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Blackburn B2 - a 30's bipe with a whole lot of shiny bits!

1/5.5 scale, 65

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Tim Hooper06/11/2011 23:05:03
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Tin Tin was great! We saw the 3D version - which was a first for me.
 
Wierdly I've no problem with watching a film that's 100% CGI, whereas I find it awkward in a film where it's mixed with real actors. Recommended.
 
tim
Stephen Jones07/11/2011 19:28:49
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Thanks Tim ,
 
Looks good from the clips , but you can never be sure it`s just the best bits they show .
 
I`ll have To see if i can get the misses to take me and kids to see it this weekend ,
We could all do with a bit of cheering up .,
 
Tim Hooper08/11/2011 11:03:11
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Stephen,
 
It's a feel-good film, and it's pretty obvious thatr there's going to be a sequel or two n the way fairly soon.
 
Back to business in the workshop sees the tail surfaces rough-hewn from chunks of 1/4" strip and sheet.
 
tim

cad08/11/2011 12:39:49
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Hi Tim
Once agin impressed by your build blogs, and the draughtmanship in turning a small A4 drawing into large scale plans. There is a photo of two fuselage sections set about the vertical and horizontal axsis. Is there a short answer as to how you use the radial lines to set out the sections. are the lines used to set out the small sectiion from the large one or vice versa? Later photos show what appears to be a hard surfaced work board for building up the wings, not a softer surface to enable you to fix pins more easily. I always find that using hard boards tends to end up with bent pins, and sore fingers.
regards cad

Edited By David Ashby - RCME Admin on 08/11/2011 12:55:05

David Ashby - Moderator08/11/2011 12:56:45
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I've moved your post to Tim's existing thread cad
 
 
Tim Hooper08/11/2011 13:39:37
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Hi Cad,
 
Thanks for the interest! You've got the general idea about using radial lines to find the proportions of the intermediate formers along the fuselage. The large former is already defined, and the radial lines emanate from the small former at the front of the tailplane. The intermediate ones are simply measured along the radial lines. In real life, I'll fiddle with them later on to get the final fit sorted, and alter the plans to suit!
 
For the photos;
 
I draw the plans on a normal office desk (annoyingly finished in a confusing 'woodgrain' finish.
 
The wings and tail are built on a solid balsa building board, which takes pins quite easily. The reason it looks dark is simply because I fiddle with the image contrast in Photoshop for clarity!
 
The backdrop for the finishd items is a sheet of white paper some 8 feet wide, and lit by a pair of studio flashes in the attic!
 
Simple, eh?
 
tim
Tim Hooper11/11/2011 13:16:54
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More work on the tailplane this morning;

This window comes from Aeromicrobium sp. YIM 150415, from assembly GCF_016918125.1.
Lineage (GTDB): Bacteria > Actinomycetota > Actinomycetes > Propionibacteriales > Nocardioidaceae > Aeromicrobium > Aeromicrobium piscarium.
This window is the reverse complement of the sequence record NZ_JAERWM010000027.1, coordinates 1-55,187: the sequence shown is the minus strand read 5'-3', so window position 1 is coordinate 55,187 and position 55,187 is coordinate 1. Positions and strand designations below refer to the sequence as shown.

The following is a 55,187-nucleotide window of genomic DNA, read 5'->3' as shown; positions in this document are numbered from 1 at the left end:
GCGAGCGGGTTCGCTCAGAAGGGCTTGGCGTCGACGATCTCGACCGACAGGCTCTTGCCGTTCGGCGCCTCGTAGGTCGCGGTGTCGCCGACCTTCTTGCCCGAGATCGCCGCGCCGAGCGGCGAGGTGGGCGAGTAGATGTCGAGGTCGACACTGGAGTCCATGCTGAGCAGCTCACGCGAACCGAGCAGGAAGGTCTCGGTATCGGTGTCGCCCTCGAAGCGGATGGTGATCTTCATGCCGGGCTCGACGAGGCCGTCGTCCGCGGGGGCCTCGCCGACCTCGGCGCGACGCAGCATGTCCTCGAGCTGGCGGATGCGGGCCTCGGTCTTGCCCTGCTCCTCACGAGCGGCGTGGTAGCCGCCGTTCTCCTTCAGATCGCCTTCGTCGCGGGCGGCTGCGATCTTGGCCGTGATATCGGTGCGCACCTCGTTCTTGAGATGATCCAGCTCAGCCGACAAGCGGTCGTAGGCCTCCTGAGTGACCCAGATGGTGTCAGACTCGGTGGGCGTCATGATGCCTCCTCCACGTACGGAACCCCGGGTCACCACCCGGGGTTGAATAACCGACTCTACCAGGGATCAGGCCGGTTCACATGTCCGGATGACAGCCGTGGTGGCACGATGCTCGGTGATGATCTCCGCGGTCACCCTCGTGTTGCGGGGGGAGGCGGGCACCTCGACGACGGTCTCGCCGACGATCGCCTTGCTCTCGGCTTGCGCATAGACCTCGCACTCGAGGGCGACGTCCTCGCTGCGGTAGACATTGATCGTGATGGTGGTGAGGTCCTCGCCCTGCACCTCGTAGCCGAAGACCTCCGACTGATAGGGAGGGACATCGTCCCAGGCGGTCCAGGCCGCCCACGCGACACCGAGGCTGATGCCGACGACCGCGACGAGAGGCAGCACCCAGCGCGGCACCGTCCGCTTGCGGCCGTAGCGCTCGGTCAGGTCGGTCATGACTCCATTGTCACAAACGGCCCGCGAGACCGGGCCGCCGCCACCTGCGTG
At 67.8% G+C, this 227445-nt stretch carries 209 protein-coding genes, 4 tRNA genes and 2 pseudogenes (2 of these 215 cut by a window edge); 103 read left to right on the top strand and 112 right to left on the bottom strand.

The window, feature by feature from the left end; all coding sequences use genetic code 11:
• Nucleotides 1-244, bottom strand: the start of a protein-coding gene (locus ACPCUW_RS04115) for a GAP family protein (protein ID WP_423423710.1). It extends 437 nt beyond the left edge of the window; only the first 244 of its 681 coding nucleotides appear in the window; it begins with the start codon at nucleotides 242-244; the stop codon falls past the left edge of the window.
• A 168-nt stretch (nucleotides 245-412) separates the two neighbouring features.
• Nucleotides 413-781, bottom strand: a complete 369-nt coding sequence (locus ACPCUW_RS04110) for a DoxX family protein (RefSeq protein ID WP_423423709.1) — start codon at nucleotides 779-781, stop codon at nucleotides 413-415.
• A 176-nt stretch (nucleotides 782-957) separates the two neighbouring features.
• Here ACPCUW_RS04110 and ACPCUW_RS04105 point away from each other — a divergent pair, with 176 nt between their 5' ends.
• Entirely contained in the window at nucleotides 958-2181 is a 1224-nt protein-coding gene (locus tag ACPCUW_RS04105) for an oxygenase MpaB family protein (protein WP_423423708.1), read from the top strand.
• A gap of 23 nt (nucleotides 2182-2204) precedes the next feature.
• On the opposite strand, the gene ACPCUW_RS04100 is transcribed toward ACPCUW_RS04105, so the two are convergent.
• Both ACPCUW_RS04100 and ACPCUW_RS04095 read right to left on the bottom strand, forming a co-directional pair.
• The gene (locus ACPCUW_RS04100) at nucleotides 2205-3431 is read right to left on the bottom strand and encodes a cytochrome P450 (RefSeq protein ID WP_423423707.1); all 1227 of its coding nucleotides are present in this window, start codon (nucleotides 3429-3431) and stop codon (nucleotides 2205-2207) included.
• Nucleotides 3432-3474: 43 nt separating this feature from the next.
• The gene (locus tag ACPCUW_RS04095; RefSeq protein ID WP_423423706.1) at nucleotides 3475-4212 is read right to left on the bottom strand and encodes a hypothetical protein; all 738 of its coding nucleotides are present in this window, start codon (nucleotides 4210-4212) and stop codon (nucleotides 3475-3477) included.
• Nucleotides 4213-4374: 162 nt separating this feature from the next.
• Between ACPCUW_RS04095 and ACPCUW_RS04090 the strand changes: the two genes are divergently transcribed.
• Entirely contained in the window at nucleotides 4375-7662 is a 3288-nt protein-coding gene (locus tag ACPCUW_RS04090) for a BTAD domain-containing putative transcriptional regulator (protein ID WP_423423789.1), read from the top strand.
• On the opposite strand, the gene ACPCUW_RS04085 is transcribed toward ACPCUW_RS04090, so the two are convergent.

1/8 capstrips were added top and bottom.
 

Then a few minutes of focessed rage with a plane and Permagrit block sees the tail sanded to section.
The final stage this morning was to cut the elevators free and install the 12 swg wire joiner with epoxy. Only then could I get rid of that shaded portion of balsa.

Right then, next stop;- fuselage!
 
tim
 
 
Danny Fenton11/11/2011 13:25:02
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Thats an interesting way of doing the joiner Tim, obvious really, and saves messing around alligning the two seperate halves.
 
Looking good
Steve Hargreaves - Moderator11/11/2011 13:33:14
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Just adding a post so I can share in Tims wonderful building before heading back to my workshop & smashing up my part built models because they are not as good as Tims......grrrrrrr!!!
 
The Ten Commandments tell us "Thou shalt not covet thy neighbours ass" but I sure wish I could bdesign & build as well as you Tim.....
Stephen Jones11/11/2011 14:41:53
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Yes you can tell that not only does Tim like building models He is also very methodical on his build .
 
Keep up the good work Tim .
 
Tim Hooper12/11/2011 18:30:54
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Posted by Danny Fenton on 11/11/2011 13:25:02:
Thats an interesting way of doing the joiner Tim, obvious really, and saves messing around alligning the two seperate halves.
 
Looking good
Thanks Dan,
 
It's not something I've seen before, but I doubt I'm the first to use it! As you say, pretty obvious, and avoids that messing about with two elevator halves, a piece of bent piano wire and a sticky gobbet of epoxy, whilst racing against the clock to try to get everything aligned before the epoxy decides to suddenly set solid!
 
Steve and Stephen,
 
You're very kind Gents! Yes, I do enjoy the building process - especially sorting out the problems before I get near the building board, and start cutting wood.